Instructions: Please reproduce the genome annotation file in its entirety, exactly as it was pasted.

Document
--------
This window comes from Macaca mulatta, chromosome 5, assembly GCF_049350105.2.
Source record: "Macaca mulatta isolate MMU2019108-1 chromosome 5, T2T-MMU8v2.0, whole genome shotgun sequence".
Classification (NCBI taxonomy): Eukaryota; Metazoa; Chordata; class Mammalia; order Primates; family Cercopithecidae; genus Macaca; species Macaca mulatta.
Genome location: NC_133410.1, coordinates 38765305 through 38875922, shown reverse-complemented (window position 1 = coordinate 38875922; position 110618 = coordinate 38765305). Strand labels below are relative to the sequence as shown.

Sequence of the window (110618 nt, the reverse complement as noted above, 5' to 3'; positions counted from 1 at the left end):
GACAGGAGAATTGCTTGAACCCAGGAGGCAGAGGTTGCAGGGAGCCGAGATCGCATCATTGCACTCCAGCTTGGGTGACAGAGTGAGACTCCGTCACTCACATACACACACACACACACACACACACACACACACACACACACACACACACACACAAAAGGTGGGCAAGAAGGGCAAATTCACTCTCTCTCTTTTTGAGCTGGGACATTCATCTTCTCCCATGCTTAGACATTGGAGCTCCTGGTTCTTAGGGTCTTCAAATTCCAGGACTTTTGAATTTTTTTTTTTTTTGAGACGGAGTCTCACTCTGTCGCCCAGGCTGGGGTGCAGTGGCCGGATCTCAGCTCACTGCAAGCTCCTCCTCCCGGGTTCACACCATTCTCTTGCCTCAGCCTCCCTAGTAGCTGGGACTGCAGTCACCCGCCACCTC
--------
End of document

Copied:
This window comes from Macaca mulatta, chromosome 5, assembly GCF_049350105.2.
Source record: "Macaca mulatta isolate MMU2019108-1 chromosome 5, T2T-MMU8v2.0, whole genome shotgun sequence".
Classification (NCBI taxonomy): Eukaryota; Metazoa; Chordata; class Mammalia; order Primates; family Cercopithecidae; genus Macaca; species Macaca mulatta.
Genome location: NC_133410.1, coordinates 38765305 through 38875922, shown reverse-complemented (window position 1 = coordinate 38875922; position 110618 = coordinate 38765305). Strand labels below are relative to the sequence as shown.

Sequence of the window (110618 nt, the reverse complement as noted above, 5' to 3'; positions counted from 1 at the left end):
GACAGGAGAATTGCTTGAACCCAGGAGGCAGAGGTTGCAGGGAGCCGAGATCGCATCATTGCACTCCAGCTTGGGTGACAGAGTGAGACTCCGTCACTCACATACACACACACACACACACACACACACACACACACACACACACACACACACACAAAAGGTGGGCAAGAAGGGCAAATTCACTCTCTCTCTTTTTGAGCTGGGACATTCATCTTCTCCCATGCTTAGACATTGGAGCTCCTGGTTCTTAGGGTCTTCAAATTCCAGGACTTTTGAATTTTTTTTTTTTTTGAGACGGAGTCTCACTCTGTCGCCCAGGCTGGGGTGCAGTGGCCGGATCTCAGCTCACTGCAAGCTCCTCCTCCCGGGTTCACACCATTCTCTTGCCTCAGCCTCCCTAGTAGCTGGGACTGCAGTCACCCGCCACCTC